The Northern Advocate

Stark climate warning to NZ business leaders

Environmen­talist aghast at level of ‘carbon illiteracy’ on boards

- Grant Bradley

Business leaders in New Zealand have been warned the climate emergency will be “bad, really bad or cataclysmi­cally bad” for the planet.

Sir Jonathon Porritt, co-founder of Forum for the Future, says that the impact of climate change had “an unfolding permanency” and said he was perturbed by the level of “carbon illiteracy” on New Zealand boards.

“Just not enough people on boards of directors know enough, have sufficient confidence in their understand­ing of the science to allow them to do the job that they are meant to be doing on behalf of the people who are investing,” he told a Chapter Zero NZ event.

Porritt, who travelled to this country from Britain, also chaired an Air NZ Sustainabi­lity Panel session with the airline’s board this week.

A survey by the Institute of Directors found that climate change was well down the list among respondent­s of the biggest impediment­s to national economic performanc­e.

Labour quality and capability was top at 55 per cent, followed by supply chain disruption and immigratio­n policy. Climate change ranked eleventh at 10.2 per cent. It filled the same spot when directors were asked about the biggest single risk facing their organisati­on.

Chapter Zero steering committee chairwoman Dame Therese Walsh said there were still a lot of people who don’t believe in the threat of climate change, don’t understand it or don’t know what to do about it.

“That’s probably not many of the people in this room,” she said. “This is a coalition of the willing,” she said of the 300 at the event.

Porritt said the equation facing humanity was simple, according to scientists.

To make sure that people had 50 per cent chance of retaining that “safe operating space” scientists believed around 400 billion tons of CO could be emitted.

“Then the next most important statistic is that every year we are emitting around between 42 and 43 billion tons of CO a year. That’s where this [decade’s] story comes,” said Porritt, who has been advising on sustainabl­e developmen­t since the mid-1990s.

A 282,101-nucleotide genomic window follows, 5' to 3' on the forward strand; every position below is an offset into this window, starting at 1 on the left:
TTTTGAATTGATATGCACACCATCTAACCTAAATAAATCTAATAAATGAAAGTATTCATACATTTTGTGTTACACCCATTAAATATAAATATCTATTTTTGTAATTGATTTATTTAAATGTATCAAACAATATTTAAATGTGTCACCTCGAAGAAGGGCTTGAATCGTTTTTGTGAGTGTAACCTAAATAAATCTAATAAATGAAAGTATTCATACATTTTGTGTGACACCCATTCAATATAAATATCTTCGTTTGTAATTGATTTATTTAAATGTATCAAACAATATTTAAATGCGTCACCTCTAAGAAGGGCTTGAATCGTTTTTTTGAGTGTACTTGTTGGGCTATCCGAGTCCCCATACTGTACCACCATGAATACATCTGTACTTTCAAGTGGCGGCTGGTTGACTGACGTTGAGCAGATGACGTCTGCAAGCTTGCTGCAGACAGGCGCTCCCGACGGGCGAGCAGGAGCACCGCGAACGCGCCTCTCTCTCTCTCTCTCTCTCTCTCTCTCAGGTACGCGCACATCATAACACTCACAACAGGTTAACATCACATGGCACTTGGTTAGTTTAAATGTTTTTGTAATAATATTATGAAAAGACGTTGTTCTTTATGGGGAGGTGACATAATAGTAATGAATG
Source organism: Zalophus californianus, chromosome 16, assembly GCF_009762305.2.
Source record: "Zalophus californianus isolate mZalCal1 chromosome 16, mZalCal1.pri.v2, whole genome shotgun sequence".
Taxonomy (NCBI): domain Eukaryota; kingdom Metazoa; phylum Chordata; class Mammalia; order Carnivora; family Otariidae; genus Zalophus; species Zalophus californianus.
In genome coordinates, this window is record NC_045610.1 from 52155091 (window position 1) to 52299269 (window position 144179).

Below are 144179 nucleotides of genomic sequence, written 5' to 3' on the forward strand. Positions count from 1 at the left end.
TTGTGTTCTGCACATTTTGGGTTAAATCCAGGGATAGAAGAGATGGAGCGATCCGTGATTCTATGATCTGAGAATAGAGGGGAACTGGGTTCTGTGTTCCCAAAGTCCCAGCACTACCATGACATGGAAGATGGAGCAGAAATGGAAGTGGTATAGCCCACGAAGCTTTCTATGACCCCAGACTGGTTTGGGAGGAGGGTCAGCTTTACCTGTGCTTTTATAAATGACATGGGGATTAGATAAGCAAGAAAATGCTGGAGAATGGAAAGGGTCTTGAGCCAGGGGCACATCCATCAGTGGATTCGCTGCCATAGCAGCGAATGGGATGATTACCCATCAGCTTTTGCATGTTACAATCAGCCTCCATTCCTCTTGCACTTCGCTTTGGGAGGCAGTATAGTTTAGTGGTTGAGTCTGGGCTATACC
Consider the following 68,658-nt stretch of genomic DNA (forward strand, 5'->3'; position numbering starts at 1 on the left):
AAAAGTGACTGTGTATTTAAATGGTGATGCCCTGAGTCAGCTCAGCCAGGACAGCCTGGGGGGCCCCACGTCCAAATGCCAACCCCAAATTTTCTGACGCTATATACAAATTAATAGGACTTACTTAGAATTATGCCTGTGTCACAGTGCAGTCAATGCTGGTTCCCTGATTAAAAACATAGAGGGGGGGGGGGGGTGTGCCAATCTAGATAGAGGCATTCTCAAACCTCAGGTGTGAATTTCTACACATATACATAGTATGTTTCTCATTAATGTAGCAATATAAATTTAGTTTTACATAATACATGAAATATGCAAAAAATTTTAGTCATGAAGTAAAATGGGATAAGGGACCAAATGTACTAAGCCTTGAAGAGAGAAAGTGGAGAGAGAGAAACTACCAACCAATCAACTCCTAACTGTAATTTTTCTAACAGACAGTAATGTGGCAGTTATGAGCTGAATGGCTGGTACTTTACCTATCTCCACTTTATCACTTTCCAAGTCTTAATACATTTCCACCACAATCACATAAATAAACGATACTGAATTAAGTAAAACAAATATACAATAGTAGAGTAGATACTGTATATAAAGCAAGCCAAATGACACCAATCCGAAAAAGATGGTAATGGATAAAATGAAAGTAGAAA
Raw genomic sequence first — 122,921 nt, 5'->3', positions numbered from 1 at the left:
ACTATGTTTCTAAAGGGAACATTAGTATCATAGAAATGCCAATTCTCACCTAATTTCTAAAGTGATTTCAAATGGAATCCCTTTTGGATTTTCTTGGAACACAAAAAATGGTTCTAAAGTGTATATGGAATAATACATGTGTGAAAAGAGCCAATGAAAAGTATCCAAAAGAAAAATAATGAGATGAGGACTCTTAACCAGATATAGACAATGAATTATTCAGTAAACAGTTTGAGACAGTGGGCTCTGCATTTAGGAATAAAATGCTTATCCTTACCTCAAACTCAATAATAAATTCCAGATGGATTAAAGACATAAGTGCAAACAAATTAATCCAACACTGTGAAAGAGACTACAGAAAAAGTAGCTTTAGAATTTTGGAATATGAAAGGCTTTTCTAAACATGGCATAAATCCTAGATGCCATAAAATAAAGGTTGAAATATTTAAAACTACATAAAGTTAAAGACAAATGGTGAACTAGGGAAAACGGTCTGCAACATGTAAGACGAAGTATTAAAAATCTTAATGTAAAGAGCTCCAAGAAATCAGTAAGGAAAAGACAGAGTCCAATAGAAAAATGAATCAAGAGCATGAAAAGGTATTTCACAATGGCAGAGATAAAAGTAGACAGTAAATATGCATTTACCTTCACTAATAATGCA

Financial reporting rule changes will require climate-related disclosure­s for around 200 businesses and other entities from next year, a move he said was a positive one for this country.

However, this needed to be matched with new thinking throughout organisati­ons.

“Now we have to be a little bit careful because it’s a simple instrument and it is a downstream instrument. It is mandated disclosure­s not yet mandating changed behaviour upstream,” he said.

There should be no assumption that downstream disclosure­s automatica­lly change upstream behaviour.

While he and Walsh compliment­ed Climate Change Minister James Shaw who was at the event, Porritt said most politician­s around the world have to be “dragged kicking and screaming” to engage properly with climate science.

They were strong on rhetoric but weak on understand­ing the science.

Mandatory reporting here and in some other countries under the Task Force on Climate Related Disclosure­s (TCFD) would be the biggest accelerato­r of carbon literacy in business, but there was a caveat he described as an emerging phenomenon of the “tree hugger nonexecuti­ve director”.

Executive search teams were franticall­y scouring their contacts for a new generation of directors who could be wheeled on to boards in order to be the “go-to resident tree hugger”.

“Trust me, that is no viable strategy. Under TCFD the majority, if not all directors on boards of directors are going to have to step up. They’re going to have to gain a proper understand­ing, proper climate literacy,” he said.

“And the good news here today is the Chapter Zero and the Institute of Directors are in the pole position to help to enable that climate literacy to become embedded here in New Zealand.”

Another panellist, Australian nonexecuti­ve director and sustainabi­lity adviser Sam Mostyn, said in the last 12 to 18 months boards had got very interested in the physics of climate science; seen in droughts, bushfires, f l oods, heat extremes, hail and wind.

Directors had a strong fiduciary duty to account for their company’s ability to deal with its climate risks and its climate action.

Earlier Porritt told the Weekend Herald it was important to travel to some events to be able to work effectivel­y.

This was emphasised by the difficulti­es of working via screens during the pandemic.

The airline sustainabi­lity panel (set up under former chief executive Christophe­r Luxon around seven years ago) was a “challengin­g, critical friend” to the board and executives during an all-day session this week.

“You can’t do that on screen. So for everybody on the panel this personal contact is actually a critical part of chemistry that makes advisory panels work.”

He said the benefits for developing sustainabl­e aviation outweighed concerns about the impact of his flight on carbon emissions. Others among the Green Party, of which he is still a member, and environmen­talists were hostile towards industries such as aviation, which accounts for about 3 per cent of total greenhouse gas emissions.

Porritt said he wouldn’t do the work if he thought he couldn’t make a difference. “I am not guilt stricken, I am not sitting around here in New Zealand thinking ‘oh my God, I shouldn’t be here’.”

 ?? PHOTO / NATHAN EDWARDS ?? A Chapter Zero NZ event panellist told attending business leaders that boards had taken close interest in the physics of climate change — as seen in bushfires, floods and droughts — in the last 12 to 18 months.
PHOTO / NATHAN EDWARDS A Chapter Zero NZ event panellist told attending business leaders that boards had taken close interest in the physics of climate change — as seen in bushfires, floods and droughts — in the last 12 to 18 months.

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